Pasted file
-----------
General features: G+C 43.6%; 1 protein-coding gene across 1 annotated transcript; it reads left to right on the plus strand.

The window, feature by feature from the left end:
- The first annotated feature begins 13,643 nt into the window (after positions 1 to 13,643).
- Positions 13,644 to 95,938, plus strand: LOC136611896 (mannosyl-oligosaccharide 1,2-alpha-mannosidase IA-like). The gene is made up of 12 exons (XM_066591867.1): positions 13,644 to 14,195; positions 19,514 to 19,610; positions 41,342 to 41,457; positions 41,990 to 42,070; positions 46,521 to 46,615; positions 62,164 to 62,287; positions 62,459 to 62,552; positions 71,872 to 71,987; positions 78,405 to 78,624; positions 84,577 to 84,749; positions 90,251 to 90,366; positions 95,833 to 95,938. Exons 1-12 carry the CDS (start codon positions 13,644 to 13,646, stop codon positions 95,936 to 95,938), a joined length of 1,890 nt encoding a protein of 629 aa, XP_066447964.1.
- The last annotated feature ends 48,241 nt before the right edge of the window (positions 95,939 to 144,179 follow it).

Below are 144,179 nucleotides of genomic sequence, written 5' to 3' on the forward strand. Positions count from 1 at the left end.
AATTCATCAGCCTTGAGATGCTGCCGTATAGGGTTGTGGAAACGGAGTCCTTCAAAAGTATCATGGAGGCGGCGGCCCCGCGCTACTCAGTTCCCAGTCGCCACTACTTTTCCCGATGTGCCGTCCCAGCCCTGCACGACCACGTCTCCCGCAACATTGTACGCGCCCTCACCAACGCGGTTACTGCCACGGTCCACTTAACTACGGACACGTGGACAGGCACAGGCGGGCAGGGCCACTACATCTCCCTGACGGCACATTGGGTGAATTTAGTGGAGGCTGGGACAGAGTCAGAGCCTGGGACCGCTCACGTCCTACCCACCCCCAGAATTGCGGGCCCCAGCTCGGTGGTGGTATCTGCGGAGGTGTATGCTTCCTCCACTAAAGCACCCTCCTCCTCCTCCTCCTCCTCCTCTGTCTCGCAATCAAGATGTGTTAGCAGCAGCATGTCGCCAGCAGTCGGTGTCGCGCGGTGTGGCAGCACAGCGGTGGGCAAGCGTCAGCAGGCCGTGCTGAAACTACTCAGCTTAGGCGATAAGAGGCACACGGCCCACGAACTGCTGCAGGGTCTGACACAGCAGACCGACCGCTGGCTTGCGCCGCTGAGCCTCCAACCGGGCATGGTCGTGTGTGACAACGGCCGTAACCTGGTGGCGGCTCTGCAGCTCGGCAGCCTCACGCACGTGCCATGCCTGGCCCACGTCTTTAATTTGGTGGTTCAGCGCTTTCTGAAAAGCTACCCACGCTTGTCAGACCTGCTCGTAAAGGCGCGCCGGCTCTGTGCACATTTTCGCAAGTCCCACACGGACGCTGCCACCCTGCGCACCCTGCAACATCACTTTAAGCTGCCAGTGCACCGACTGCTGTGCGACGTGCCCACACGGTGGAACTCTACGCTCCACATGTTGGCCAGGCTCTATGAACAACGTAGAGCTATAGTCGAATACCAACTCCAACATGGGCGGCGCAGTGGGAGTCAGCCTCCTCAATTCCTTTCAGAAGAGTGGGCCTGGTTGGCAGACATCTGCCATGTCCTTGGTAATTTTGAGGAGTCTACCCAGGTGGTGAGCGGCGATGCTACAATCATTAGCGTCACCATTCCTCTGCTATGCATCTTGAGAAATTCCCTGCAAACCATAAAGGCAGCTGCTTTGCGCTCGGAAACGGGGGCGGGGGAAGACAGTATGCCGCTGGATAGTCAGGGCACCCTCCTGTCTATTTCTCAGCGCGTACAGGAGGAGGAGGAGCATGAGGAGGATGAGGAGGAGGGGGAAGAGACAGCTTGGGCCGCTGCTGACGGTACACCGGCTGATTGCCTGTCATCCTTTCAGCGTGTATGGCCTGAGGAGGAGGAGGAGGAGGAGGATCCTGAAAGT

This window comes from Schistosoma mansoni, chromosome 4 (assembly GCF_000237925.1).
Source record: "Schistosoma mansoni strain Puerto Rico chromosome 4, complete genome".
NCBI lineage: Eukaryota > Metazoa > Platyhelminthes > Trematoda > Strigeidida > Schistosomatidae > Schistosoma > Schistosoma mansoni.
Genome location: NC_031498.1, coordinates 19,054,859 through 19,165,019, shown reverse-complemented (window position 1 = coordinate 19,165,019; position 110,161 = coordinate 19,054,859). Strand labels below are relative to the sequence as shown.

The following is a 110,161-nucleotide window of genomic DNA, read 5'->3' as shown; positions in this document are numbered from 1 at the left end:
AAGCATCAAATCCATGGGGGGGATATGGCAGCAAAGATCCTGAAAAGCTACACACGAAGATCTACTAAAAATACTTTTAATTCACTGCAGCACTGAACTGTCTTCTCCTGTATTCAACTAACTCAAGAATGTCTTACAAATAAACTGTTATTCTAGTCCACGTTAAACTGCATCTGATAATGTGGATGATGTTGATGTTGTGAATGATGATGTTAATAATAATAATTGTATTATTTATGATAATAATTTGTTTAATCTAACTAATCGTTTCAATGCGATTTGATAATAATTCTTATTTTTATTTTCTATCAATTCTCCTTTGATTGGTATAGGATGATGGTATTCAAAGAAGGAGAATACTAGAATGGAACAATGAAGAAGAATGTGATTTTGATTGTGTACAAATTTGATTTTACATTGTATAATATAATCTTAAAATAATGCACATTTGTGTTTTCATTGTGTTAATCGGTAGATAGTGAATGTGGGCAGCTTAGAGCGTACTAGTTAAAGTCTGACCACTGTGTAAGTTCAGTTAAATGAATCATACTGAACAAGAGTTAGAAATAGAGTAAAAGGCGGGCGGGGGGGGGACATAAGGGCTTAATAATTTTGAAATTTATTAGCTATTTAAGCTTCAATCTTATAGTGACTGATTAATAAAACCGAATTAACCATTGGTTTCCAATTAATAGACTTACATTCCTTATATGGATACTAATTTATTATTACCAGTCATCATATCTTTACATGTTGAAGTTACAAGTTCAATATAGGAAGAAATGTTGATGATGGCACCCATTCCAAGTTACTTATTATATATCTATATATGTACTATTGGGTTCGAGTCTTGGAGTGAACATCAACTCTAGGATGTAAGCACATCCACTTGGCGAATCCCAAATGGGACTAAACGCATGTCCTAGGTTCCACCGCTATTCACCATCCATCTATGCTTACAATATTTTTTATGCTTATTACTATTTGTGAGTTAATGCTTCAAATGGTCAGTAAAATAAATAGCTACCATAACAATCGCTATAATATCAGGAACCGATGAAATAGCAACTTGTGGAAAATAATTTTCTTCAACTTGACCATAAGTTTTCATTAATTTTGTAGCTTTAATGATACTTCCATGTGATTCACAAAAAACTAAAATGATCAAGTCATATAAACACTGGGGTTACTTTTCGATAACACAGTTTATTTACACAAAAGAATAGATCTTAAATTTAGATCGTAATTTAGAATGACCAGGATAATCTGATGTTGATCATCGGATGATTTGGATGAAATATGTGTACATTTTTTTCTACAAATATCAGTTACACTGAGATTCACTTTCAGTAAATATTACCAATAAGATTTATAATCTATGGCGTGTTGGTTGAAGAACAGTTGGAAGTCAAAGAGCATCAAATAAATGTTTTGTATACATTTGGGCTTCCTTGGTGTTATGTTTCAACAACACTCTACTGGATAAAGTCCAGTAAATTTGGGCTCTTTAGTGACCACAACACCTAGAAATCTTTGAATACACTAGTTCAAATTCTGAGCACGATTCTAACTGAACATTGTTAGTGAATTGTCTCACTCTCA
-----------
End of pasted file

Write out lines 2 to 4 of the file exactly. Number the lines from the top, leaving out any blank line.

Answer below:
The window, feature by feature from the left end:
- The first annotated feature begins 13,643 nt into the window (after positions 1 to 13,643).
- Positions 13,644 to 95,938, plus strand: LOC136611896 (mannosyl-oligosaccharide 1,2-alpha-mannosidase IA-like). The gene is made up of 12 exons (XM_066591867.1): positions 13,644 to 14,195; positions 19,514 to 19,610; positions 41,342 to 41,457; positions 41,990 to 42,070; positions 46,521 to 46,615; positions 62,164 to 62,287; positions 62,459 to 62,552; positions 71,872 to 71,987; positions 78,405 to 78,624; positions 84,577 to 84,749; positions 90,251 to 90,366; positions 95,833 to 95,938. Exons 1-12 carry the CDS (start codon positions 13,644 to 13,646, stop codon positions 95,936 to 95,938), a joined length of 1,890 nt encoding a protein of 629 aa, XP_066447964.1.